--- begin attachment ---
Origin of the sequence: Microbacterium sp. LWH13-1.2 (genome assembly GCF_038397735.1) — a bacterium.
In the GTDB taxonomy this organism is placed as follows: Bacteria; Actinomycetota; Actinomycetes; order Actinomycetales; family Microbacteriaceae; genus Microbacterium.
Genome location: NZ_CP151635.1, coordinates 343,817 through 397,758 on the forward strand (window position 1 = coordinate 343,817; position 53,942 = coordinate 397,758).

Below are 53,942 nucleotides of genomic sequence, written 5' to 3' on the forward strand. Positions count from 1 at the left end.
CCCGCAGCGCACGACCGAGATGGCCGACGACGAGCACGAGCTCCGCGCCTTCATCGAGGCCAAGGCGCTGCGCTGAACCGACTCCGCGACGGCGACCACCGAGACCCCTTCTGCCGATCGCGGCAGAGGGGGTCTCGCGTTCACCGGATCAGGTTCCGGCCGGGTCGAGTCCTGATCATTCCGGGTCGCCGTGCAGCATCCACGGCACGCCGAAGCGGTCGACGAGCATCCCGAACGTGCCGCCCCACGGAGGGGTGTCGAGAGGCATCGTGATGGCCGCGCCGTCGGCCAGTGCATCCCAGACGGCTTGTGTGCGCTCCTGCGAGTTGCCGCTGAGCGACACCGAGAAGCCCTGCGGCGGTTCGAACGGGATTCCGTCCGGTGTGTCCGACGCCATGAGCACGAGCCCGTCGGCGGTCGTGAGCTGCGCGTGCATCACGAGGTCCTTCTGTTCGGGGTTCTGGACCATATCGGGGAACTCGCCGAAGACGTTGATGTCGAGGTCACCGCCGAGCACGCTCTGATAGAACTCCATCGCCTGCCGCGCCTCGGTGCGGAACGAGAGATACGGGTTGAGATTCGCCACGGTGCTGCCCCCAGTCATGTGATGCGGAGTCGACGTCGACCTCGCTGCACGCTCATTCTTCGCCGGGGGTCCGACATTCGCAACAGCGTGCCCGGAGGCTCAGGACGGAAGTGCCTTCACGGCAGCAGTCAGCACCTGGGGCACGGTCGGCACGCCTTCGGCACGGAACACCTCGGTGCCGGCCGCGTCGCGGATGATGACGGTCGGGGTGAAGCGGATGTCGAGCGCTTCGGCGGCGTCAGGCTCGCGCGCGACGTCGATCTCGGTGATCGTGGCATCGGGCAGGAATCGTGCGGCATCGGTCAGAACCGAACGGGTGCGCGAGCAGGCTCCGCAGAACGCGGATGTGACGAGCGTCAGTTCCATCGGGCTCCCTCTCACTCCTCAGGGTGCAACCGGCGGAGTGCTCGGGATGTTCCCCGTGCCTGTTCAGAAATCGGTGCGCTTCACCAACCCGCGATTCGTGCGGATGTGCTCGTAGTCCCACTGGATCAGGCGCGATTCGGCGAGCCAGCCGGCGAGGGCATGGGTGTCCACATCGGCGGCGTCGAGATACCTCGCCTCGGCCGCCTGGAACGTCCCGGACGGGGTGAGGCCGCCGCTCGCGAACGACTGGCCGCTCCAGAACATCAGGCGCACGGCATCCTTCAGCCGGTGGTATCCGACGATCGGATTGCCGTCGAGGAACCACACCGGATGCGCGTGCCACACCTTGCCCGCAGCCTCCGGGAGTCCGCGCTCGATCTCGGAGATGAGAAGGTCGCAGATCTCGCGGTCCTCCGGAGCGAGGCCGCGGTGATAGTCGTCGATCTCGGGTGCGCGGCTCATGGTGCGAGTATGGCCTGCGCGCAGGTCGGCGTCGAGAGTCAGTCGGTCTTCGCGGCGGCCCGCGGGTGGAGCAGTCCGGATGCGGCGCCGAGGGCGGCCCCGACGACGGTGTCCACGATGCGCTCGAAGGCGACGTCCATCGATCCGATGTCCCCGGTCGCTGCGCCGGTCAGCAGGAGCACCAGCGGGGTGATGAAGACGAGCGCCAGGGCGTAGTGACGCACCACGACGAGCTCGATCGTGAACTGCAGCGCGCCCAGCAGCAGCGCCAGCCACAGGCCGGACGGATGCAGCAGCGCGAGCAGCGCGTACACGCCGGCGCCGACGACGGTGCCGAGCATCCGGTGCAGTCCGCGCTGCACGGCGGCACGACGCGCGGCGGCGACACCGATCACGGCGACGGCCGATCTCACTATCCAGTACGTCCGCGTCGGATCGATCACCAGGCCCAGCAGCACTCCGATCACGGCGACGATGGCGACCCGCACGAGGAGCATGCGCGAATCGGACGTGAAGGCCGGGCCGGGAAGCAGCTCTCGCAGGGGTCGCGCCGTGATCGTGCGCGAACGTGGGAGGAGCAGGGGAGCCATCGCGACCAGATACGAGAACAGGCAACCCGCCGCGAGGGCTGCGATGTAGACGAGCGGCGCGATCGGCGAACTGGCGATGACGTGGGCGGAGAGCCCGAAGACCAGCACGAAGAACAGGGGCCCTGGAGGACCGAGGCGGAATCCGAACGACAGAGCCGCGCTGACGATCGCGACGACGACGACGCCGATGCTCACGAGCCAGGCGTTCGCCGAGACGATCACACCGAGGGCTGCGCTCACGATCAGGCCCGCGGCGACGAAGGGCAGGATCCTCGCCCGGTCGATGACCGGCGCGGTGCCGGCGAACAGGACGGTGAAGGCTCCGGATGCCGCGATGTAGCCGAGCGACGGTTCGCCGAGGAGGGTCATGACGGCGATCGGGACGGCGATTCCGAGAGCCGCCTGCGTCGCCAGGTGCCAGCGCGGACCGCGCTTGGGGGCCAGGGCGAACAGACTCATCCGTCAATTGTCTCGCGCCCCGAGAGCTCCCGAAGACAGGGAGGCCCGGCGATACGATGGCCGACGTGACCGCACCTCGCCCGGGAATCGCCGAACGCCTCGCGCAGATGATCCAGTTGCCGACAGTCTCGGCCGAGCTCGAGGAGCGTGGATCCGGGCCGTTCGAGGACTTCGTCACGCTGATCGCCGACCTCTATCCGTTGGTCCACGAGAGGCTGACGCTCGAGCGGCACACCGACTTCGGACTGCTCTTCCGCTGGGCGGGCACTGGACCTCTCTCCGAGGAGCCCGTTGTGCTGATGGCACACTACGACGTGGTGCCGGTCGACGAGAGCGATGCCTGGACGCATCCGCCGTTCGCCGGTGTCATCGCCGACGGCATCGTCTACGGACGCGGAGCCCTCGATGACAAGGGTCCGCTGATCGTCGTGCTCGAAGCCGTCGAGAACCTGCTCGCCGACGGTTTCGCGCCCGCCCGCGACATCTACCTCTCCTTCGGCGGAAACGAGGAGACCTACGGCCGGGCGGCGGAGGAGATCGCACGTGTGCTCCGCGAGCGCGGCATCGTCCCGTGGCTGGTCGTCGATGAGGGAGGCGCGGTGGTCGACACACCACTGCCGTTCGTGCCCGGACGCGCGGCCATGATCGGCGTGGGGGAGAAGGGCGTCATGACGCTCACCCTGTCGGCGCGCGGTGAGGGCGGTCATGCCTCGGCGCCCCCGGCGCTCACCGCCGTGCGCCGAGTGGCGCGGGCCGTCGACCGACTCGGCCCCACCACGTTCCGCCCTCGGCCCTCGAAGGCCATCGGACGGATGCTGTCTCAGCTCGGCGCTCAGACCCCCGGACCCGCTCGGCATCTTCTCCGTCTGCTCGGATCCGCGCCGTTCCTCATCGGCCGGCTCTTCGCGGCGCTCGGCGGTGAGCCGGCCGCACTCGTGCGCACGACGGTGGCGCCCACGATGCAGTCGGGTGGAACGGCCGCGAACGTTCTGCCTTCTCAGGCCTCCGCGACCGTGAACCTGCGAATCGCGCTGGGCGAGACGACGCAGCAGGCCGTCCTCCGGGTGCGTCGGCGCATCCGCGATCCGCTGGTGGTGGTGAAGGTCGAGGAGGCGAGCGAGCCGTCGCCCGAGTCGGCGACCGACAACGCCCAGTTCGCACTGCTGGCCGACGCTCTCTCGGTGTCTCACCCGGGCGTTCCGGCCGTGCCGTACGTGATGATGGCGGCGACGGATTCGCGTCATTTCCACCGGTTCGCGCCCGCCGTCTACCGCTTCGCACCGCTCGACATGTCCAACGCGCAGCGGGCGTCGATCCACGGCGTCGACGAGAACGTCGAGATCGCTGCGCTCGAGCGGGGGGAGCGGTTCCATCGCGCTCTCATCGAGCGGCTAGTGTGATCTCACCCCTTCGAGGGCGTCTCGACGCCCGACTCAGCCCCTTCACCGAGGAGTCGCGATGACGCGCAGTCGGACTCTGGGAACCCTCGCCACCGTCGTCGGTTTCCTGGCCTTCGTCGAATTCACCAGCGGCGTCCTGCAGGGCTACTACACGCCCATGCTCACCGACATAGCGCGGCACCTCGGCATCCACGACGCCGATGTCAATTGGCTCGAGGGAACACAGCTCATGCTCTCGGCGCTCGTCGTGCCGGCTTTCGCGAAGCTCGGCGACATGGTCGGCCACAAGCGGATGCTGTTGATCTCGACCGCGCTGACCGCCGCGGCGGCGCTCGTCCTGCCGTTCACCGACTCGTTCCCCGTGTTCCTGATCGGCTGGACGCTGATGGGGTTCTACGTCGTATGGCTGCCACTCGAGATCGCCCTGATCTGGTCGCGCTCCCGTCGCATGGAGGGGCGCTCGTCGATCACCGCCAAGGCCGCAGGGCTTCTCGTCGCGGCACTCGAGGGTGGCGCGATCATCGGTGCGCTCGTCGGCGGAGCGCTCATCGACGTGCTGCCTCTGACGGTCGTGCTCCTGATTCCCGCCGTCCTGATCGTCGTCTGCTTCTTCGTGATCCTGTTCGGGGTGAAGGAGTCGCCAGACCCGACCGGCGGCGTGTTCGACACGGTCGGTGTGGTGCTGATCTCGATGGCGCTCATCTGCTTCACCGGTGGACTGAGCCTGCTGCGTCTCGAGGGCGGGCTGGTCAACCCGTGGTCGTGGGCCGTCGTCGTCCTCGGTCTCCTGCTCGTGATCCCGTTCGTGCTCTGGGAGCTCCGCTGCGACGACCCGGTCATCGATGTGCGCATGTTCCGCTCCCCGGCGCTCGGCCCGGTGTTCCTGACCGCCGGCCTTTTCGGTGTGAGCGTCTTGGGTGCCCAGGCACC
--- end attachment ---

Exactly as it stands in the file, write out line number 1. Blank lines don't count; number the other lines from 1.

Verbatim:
Origin of the sequence: Microbacterium sp. LWH13-1.2 (genome assembly GCF_038397735.1) — a bacterium.